I want you to try to picture some fresh celery and parsley chopped up and mixed in a lettuce salad. And pour some Italian dressing on it. Imagine that until you can smell it and taste it.
You got that? Okay.
Now, follow me closely. The word for “celery” in Japanese is “serori”. What can I say? It’s an imported word. There is no Japanese word for celery so we Japanize the name and call it serori. Parsley is called “paseri” and lettuce is called “retasu” and salad is “sarada”. So now we have some chopped serori and paseri in a retasu sarada seasoned with Itarian doressingu. Any takers? I didn’t think so.
Still don’t get it? Take your time and let the sound roll off your tongue.
A retasu sarada with serori and paseri.
How is that supposed to smell and taste?
That said, what do you associate with the word “lemon”? Yes, I am talking about that citrus fruit with a sour juice, not the ones made in Detroit that you are tricked into buying by the fast talking Chevy dealer with a Stars-and-Stripes lapel pin. What else can a lemon be?
Can you sustain an open mind? I am NOT asking you to suspend your disbelief. I am just asking you to step back and accept the idea that some people have different perspectives of the world. One man’s lemon is another man’s salvation, is all that I am saying.
Maybe not exactly “lemon”. How about “remon”? Not all of you will be able to see this properly unless you reconfigure the settings on your computer, but the word is actually “檸檬”, and it carries a whole different array of connotations.
“Remon” is the title of a short story by Kajii Motojiro. It is also the title of the collection of short stories that was the only published work of his lifetime before he died prematurely of tuberculosis. A liberal arts student at Kyoto University, he struggled with both tuberculosis and his literary career in the early 20th century.
Like celery, parsley and lettuce, lemon was an imported item. In fact, it was much more than that. It was an imported concept. Here is an except from The Fight Club to give you some perspective:
“Do you know what a duvet is?”
“It’s a comforter…”
“It’s a blanket. Just a blanket. Now why do guys like you and me know what a duvet is? Is this essential to our survival, in the hunter-gatherer sense of the word? No. What are we then?”
“Right. We are consumers. We’re the by-products of a lifestyle obsession.”
A lot of people resonated with this dialog because a “duvet” seemed like such a fancy pansy foreign word.
Now picture two regular guys in a non-descript bar in turn-of-the-century Kyoto, getting drunk on cheap sake.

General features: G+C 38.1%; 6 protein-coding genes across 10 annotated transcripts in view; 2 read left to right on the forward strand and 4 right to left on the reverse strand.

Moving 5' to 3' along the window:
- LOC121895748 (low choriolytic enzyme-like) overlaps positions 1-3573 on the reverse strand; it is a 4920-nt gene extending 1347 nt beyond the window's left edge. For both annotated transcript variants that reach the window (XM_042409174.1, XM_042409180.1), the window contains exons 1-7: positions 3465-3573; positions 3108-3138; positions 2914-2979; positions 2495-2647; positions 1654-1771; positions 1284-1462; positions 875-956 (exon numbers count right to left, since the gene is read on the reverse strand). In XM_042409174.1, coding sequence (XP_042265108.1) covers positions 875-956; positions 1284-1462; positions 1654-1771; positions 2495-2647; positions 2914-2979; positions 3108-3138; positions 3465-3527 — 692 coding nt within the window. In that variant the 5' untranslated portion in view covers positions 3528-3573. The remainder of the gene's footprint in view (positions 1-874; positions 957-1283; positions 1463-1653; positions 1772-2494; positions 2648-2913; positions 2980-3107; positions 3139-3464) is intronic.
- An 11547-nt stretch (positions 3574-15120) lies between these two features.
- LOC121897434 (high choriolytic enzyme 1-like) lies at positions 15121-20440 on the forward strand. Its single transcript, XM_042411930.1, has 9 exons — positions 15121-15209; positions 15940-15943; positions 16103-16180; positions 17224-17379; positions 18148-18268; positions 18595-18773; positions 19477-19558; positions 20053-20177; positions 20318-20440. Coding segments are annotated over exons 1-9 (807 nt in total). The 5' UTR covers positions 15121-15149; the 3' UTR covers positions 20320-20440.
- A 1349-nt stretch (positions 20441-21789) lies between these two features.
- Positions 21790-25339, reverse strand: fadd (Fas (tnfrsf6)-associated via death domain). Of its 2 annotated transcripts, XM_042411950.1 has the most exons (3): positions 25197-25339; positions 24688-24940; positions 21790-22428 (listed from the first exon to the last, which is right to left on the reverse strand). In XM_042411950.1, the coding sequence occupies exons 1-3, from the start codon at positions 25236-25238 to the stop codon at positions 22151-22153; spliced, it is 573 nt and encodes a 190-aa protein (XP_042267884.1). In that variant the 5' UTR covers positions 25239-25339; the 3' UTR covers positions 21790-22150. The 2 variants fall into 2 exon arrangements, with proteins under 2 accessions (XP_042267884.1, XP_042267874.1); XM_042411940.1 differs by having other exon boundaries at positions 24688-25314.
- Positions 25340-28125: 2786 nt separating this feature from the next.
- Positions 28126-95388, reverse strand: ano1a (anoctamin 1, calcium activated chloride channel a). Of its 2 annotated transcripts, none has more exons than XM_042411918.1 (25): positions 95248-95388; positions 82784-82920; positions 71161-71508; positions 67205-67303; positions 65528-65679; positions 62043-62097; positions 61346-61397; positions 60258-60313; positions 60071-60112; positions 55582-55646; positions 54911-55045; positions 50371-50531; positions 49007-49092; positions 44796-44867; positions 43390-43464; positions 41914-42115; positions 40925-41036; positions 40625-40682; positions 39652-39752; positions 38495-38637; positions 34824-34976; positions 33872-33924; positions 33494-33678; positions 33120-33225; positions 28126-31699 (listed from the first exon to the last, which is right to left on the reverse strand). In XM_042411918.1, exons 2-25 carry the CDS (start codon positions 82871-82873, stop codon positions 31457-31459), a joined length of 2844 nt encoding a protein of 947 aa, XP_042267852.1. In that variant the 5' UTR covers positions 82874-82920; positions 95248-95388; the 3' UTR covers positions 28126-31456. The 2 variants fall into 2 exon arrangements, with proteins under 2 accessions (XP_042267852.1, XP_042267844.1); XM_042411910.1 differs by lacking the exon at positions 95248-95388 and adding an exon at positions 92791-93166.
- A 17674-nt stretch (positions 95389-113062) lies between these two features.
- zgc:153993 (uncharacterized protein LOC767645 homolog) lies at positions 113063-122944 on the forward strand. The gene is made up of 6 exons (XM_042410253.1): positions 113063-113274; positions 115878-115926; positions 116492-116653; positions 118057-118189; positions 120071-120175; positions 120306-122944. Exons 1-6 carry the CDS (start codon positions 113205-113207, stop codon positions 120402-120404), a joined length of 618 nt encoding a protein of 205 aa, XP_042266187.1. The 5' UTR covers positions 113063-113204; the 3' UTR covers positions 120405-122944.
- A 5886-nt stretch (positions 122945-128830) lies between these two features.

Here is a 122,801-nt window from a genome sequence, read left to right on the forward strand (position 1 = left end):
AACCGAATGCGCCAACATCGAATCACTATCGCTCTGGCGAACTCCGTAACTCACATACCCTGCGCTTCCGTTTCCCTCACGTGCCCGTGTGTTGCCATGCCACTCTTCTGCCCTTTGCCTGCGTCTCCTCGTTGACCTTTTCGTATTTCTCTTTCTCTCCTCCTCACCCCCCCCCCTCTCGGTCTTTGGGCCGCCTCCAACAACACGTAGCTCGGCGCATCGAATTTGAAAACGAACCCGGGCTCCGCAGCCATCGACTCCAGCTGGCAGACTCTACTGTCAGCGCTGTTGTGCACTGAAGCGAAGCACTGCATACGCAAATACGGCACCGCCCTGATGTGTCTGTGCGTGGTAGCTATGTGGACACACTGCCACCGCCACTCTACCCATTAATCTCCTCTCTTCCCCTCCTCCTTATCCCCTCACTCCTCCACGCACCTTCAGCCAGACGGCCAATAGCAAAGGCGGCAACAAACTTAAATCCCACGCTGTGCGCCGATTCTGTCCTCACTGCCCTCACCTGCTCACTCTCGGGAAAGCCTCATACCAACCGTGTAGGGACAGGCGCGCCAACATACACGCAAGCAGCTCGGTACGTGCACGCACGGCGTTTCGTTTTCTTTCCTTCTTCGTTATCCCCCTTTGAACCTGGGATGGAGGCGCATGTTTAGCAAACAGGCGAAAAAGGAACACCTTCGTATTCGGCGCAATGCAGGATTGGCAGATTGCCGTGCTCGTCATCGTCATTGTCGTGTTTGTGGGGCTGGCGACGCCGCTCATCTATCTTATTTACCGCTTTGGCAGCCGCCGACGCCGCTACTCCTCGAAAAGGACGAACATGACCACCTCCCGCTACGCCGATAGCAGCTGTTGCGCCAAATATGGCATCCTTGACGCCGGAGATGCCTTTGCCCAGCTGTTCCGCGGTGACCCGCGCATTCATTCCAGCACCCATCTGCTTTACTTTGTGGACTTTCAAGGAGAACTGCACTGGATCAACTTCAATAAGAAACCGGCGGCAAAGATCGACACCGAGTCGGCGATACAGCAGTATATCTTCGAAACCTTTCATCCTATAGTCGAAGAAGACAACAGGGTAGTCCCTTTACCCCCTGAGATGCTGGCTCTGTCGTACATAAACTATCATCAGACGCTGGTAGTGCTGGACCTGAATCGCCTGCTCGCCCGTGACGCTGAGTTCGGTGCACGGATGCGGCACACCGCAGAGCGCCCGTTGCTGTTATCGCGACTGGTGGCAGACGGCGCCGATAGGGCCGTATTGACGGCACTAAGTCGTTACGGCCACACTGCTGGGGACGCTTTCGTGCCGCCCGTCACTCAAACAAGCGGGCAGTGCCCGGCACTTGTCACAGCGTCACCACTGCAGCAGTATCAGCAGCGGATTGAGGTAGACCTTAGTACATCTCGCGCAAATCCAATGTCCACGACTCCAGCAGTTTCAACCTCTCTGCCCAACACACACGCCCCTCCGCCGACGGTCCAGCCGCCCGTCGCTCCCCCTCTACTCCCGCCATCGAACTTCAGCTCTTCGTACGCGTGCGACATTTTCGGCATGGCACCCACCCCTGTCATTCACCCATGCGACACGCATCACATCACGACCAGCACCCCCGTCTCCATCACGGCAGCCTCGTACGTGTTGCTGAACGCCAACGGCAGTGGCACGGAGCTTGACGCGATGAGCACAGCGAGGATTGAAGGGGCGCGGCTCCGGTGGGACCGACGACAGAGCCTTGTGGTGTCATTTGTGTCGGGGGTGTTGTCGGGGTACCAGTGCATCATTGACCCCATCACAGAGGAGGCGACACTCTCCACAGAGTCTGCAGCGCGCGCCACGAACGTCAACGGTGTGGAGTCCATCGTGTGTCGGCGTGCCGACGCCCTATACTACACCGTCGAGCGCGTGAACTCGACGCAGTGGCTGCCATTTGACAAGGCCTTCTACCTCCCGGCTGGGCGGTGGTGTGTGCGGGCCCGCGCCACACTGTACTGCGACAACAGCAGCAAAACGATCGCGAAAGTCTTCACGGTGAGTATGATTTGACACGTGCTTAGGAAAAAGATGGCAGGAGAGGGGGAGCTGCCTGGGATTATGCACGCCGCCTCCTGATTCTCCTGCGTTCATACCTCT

“Do you know what a lemon is?”
“It’s citrus fruit.”
“It’s a condiment like sudachi or yuzu or kabosu. Just a sour fruit. Now why do guys like you and me know what a lemon is? Is it essential to our survival?”
In reality, of course, Japanese men would have called it “remon” instead of “lemon”.
And, of course, a “remon” was a very foreign item.
Which brings us back to Kajii Motojiro.
This man wrote a very short, minimalist, highly distilled description of what it is like to die from a slowly progressing lung disease. You cough a lot, but that is not directly described. You keep wondering if you are coughing more today than yesterday, but that is not directly described either. You live in a state of panic fatigue because you panic many times a day thinking “Is this it? Is this the moment I choke to death?” but that is only hinted at. You are lifeless, but you are somehow distantly aware that you have a mild fever, and that is described, but only because the you pick up a lemon, a very stylish foreign agent of modernity and frivolity that you can surely live without, that feels cool against the ever-so-slightly feverish skin of the palm of your hand. Of all the things in the world, a fresh lemon is what tells you that there is still some warm human blood in your body.
You wander aimlessly around the city. You walk into Maruzen, a veritable Ikea catalog of the turn of the century, searching for something, anything, that can quicken you like fresh blood would a vampire. You flip through art books of Matisse and all you feel is the weight of the volume. You try Picasso and you feel no different. You pile the books of art that failed to inspire you in a stack and you suddenly remember the lemon in your pocket. You place the fresh lemon on top of the stack of the visually colorful but spiritually stale books, like a secret time bomb that would blow up the place. You leave the fashionable, cultured, artsy store, leaving your time bomb behind. What would the store clerk think when he finds that stack of forsaken books topped with a living, breathing, radiating embodiment of freshness? That refreshing thing that felt cool against your slightly feverish dying flesh, that thing you left behind in the book section of Maruzen in Kyoto, my friends, is a remon.
Thanks to that short story, a “lemon” in the Japanese language projects a very different image as does a lemon in any other language.
A lemon is still a lemon. We are still talking about the same citrus fruit. But the impression we get from the same word is totally different.
This is not fiction, this is true. In Japan, you can actually compliment a lady by telling her that she reminds you of lemons. Not roses and not daffodils, but lemons.
And that is the problem of the bilingual writer. You want to project an image of something in English, perhaps the image of lemons, but it does not translate into the language you are writing in.